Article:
From my Internet search, the POW camp Stalag 1Vc was liberated by the Russians in 1945. I was sure that my father was in Poland when the Russians arrived and he was freed from captivity, because he always spoke of Krakow or Katowice; both of which are in Poland. Maybe the National Archives will enlighten me on that point. One other item from the ICRC Archives that would be contentious if my father was still alive; Captured by the Germans: 29.05.1940 Arras. He was insistent that the place of capture was ‘Toulon’!
      On 21st November 1936 at Salehurst Parish Church he married my mother Lillian Josephine (nee Williams). Also in 1936 my father had played a game of Snooker against a former World Professional Billiards Champion: Tom Newman and beat him!!! Tom Newman in common with all Snooker and Billiard Champions of that era would travel around the country visiting Working Men’s Social Clubs play matches and give demonstrations. My father was very proud to have played and beaten Tom Newman. For many years before and after the war he was the Billiards and Snooker Champion.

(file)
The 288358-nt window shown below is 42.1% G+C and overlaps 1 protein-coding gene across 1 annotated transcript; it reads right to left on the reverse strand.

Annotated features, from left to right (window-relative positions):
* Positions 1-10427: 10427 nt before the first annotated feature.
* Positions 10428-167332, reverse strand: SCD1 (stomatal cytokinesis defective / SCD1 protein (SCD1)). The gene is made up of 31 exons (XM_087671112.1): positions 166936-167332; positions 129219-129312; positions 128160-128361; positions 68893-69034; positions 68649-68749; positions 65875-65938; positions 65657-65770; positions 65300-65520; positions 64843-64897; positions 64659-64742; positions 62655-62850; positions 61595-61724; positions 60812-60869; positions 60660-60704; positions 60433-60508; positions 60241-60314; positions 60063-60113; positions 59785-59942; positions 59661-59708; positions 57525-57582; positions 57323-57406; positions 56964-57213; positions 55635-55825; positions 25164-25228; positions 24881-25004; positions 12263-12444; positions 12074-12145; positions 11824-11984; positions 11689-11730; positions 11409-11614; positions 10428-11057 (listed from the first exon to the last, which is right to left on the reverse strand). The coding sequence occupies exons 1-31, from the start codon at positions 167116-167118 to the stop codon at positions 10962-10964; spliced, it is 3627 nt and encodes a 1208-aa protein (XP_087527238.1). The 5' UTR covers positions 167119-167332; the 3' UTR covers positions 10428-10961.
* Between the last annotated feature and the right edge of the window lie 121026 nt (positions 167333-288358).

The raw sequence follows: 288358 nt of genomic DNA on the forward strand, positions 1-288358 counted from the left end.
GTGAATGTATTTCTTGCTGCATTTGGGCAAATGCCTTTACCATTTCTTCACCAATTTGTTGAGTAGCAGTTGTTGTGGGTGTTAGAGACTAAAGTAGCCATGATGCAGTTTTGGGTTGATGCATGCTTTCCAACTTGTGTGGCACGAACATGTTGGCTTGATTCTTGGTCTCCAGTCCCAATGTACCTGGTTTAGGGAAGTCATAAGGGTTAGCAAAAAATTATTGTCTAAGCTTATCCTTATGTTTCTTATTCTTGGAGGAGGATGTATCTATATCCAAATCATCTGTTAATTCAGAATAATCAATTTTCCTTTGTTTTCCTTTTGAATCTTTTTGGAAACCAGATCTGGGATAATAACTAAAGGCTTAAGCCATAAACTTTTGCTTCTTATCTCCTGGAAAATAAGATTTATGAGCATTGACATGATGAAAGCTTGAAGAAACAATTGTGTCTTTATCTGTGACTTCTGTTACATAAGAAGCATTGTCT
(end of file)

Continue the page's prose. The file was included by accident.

He told me that before the War he had wanted to be either a Jockey or Boxer, but he was almost blind in one eye, so he could not fulfil that dream (that did not deter him from volunteering to join the Royal Sussex Regiment of the British Army at the outbreak of war!).
      Best regards
      Roy Willard
  4. aghart

    aghart Former Tank Commander Moderator

    Roy, as your father was a Private soldier, he is unlikely to have been the person with the map, and that coupled with the confusion of the retreat through France means he was likely only to have a vague knowledge of where he was at the time. I'm sure he was convinced that he was near Toulon when captured but it is likely that the Red Cross document is probably accurate. Just across the border in Belgium is the town of Tournai, not too far from Arras.
    Last edited: Aug 19, 2014
  5. RoyWillard

    RoyWillard New Member

    Hello Aghart

    Thank you for the information, my father's insistence that Toulon was the place of his capture by German soldiers in 1940 has always troubled me, he was upset that I doubted his word and I wish that I had not persisted on that line of questioning. But of course I cannot turn the clock back.

    My father, in common with a lot of ex-POW's would not talk about his wartime experiences. When I spoke with him at the dinner table I would start off by saying "History lesson Dad", he knew then what was coming and would accommodate me except on the occasions when I asked too much or he was tired of going back in time and 're-living' the experiences.